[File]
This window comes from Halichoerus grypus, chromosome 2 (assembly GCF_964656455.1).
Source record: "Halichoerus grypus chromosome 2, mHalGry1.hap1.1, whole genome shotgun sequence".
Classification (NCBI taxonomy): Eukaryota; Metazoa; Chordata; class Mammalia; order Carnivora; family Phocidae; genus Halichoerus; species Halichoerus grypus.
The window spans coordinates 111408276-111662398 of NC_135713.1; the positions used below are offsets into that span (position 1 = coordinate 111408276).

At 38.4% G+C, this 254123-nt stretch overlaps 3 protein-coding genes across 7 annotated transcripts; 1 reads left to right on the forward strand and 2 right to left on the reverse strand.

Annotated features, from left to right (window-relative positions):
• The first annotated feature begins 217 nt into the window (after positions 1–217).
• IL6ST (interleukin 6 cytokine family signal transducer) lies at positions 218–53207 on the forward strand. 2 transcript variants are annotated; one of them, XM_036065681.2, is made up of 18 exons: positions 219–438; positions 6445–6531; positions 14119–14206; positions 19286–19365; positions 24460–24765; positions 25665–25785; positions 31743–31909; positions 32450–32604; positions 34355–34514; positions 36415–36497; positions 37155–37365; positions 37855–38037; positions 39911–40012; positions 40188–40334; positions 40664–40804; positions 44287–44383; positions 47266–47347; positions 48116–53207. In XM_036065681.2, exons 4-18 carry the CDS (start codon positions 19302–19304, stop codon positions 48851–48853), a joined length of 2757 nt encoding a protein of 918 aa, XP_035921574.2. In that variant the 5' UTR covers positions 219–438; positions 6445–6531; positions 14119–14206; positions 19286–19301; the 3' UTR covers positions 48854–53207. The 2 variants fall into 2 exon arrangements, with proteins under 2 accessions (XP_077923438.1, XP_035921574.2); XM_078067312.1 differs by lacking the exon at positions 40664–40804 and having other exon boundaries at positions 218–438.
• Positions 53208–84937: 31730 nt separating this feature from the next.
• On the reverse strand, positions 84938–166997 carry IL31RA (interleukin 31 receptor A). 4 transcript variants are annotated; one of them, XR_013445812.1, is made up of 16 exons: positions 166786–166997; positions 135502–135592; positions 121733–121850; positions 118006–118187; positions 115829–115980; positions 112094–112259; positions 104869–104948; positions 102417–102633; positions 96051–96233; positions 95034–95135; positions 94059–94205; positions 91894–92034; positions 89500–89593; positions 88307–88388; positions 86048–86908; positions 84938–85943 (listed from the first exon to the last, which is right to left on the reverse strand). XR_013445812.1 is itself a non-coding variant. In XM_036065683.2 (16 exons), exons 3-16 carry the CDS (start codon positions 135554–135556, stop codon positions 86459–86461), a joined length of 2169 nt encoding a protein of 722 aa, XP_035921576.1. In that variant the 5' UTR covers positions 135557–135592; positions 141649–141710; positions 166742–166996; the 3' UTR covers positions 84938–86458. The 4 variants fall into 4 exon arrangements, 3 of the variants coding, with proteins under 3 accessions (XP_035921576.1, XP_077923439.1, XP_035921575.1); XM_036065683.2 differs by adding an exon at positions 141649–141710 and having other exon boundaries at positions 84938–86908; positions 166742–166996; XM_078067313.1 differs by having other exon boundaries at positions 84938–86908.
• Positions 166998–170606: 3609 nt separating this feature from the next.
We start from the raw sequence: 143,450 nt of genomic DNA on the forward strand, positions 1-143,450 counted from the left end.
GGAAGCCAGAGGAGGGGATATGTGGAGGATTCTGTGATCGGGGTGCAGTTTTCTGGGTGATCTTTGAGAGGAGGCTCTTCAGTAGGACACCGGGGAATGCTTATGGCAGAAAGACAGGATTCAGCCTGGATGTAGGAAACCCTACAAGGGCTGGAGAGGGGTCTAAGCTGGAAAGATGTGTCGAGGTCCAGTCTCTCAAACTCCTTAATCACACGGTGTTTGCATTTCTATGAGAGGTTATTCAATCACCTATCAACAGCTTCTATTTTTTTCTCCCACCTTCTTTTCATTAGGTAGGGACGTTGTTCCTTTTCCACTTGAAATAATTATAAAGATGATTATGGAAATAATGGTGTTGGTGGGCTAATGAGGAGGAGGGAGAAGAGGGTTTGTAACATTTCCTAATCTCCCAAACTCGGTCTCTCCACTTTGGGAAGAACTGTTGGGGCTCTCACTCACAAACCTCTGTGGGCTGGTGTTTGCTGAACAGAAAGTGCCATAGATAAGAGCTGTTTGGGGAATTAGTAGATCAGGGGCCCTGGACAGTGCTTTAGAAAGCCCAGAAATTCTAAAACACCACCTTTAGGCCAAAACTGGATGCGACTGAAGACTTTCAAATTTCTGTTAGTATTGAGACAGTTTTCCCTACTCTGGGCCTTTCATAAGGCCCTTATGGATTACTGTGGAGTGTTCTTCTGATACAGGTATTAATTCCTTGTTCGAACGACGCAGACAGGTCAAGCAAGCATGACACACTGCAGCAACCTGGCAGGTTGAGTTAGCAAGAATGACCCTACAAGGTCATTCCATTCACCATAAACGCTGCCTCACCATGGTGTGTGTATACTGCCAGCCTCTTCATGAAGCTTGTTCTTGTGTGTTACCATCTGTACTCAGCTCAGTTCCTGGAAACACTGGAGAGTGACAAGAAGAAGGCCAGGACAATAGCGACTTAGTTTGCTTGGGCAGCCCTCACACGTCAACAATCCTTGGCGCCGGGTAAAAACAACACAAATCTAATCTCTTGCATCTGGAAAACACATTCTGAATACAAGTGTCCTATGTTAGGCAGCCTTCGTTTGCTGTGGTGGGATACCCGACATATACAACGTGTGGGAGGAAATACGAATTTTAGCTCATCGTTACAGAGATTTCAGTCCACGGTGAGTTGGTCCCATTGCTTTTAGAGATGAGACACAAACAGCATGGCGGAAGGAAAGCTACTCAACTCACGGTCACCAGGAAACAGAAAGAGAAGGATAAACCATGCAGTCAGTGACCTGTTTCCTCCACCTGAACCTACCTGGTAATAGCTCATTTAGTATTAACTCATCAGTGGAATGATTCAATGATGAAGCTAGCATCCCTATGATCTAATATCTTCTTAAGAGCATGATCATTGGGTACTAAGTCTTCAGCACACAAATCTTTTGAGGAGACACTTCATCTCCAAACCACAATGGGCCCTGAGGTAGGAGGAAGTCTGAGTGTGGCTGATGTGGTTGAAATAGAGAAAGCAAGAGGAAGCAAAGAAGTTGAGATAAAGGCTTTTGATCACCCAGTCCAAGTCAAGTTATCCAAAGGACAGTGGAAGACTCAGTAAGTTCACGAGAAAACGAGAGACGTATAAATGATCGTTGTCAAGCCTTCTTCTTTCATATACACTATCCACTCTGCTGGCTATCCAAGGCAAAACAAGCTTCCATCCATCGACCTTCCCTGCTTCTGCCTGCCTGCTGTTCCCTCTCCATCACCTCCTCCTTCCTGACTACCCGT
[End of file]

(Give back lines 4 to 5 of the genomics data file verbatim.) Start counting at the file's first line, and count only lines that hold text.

The window spans coordinates 111408276-111662398 of NC_135713.1; the positions used below are offsets into that span (position 1 = coordinate 111408276).

At 38.4% G+C, this 254123-nt stretch overlaps 3 protein-coding genes across 7 annotated transcripts; 1 reads left to right on the forward strand and 2 right to left on the reverse strand.